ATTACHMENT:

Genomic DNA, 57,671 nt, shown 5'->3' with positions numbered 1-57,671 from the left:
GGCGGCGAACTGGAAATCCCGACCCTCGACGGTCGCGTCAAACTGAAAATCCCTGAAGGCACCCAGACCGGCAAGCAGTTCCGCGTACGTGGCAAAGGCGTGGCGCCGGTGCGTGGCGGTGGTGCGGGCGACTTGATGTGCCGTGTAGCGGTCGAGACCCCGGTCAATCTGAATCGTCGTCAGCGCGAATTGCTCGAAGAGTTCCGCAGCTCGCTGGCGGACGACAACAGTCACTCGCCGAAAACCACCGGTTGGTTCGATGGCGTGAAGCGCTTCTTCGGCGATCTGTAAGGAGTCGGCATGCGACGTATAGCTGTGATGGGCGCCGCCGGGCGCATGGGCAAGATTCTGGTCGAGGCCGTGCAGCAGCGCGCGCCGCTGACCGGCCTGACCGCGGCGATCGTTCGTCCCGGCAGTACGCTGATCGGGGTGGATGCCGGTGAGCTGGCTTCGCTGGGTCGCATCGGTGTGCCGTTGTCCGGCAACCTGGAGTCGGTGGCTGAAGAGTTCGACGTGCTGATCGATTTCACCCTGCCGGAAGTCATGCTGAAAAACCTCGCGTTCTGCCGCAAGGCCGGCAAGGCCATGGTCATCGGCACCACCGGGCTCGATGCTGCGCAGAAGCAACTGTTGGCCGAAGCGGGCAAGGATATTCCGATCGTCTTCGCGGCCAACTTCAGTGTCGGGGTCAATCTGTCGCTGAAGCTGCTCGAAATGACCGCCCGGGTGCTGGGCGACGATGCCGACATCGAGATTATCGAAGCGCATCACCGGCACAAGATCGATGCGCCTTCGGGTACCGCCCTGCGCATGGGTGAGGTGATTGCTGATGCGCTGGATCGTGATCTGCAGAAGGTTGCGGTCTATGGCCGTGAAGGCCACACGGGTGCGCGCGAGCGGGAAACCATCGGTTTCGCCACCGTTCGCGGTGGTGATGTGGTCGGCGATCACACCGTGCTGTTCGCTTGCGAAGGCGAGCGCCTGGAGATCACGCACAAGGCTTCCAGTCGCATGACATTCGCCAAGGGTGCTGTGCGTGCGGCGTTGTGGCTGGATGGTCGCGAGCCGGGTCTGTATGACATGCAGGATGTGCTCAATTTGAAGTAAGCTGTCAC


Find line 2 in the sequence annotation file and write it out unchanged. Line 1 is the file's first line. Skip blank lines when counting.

GGCGGCGAACTGGAAATCCCGACCCTCGACGGTCGCGTCAAACTGAAAATCCCTGAAGGCACCCAGACCGGCAAGCAGTTCCGCGTACGTGGCAAAGGCGTGGCGCCGGTGCGTGGCGGTGGTGCGGGCGACTTGATGTGCCGTGTAGCGGTCGAGACCCCGGTCAATCTGAATCGTCGTCAGCGCGAATTGCTCGAAGAGTTCCGCAGCTCGCTGGCGGACGACAACAGTCACTCGCCGAAAACCACCGGTTGGTTCGATGGCGTGAAGCGCTTCTTCGGCGATCTGTAAGGAGTCGGCATGCGACGTATAGCTGTGATGGGCGCCGCCGGGCGCATGGGCAAGATTCTGGTCGAGGCCGTGCAGCAGCGCGCGCCGCTGACCGGCCTGACCGCGGCGATCGTTCGTCCCGGCAGTACGCTGATCGGGGTGGATGCCGGTGAGCTGGCTTCGCTGGGTCGCATCGGTGTGCCGTTGTCCGGCAACCTGGAGTCGGTGGCTGAAGAGTTCGACGTGCTGATCGATTTCACCCTGCCGGAAGTCATGCTGAAAAACCTCGCGTTCTGCCGCAAGGCCGGCAAGGCCATGGTCATCGGCACCACCGGGCTCGATGCTGCGCAGAAGCAACTGTTGGCCGAAGCGGGCAAGGATATTCCGATCGTCTTCGCGGCCAACTTCAGTGTCGGGGTCAATCTGTCGCTGAAGCTGCTCGAAATGACCGCCCGGGTGCTGGGCGACGATGCCGACATCGAGATTATCGAAGCGCATCACCGGCACAAGATCGATGCGCCTTCGGGTACCGCCCTGCGCATGGGTGAGGTGATTGCTGATGCGCTGGATCGTGATCTGCAGAAGGTTGCGGTCTATGGCCGTGAAGGCCACACGGGTGCGCGCGAGCGGGAAACCATCGGTTTCGCCACCGTTCGCGGTGGTGATGTGGTCGGCGATCACACCGTGCTGTTCGCTTGCGAAGGCGAGCGCCTGGAGATCACGCACAAGGCTTCCAGTCGCATGACATTCGCCAAGGGTGCTGTGCGTGCGGCGTTGTGGCTGGATGGTCGCGAGCCGGGTCTGTATGACATGCAGGATGTGCTCAATTTGAAGTAAGCTGTCAC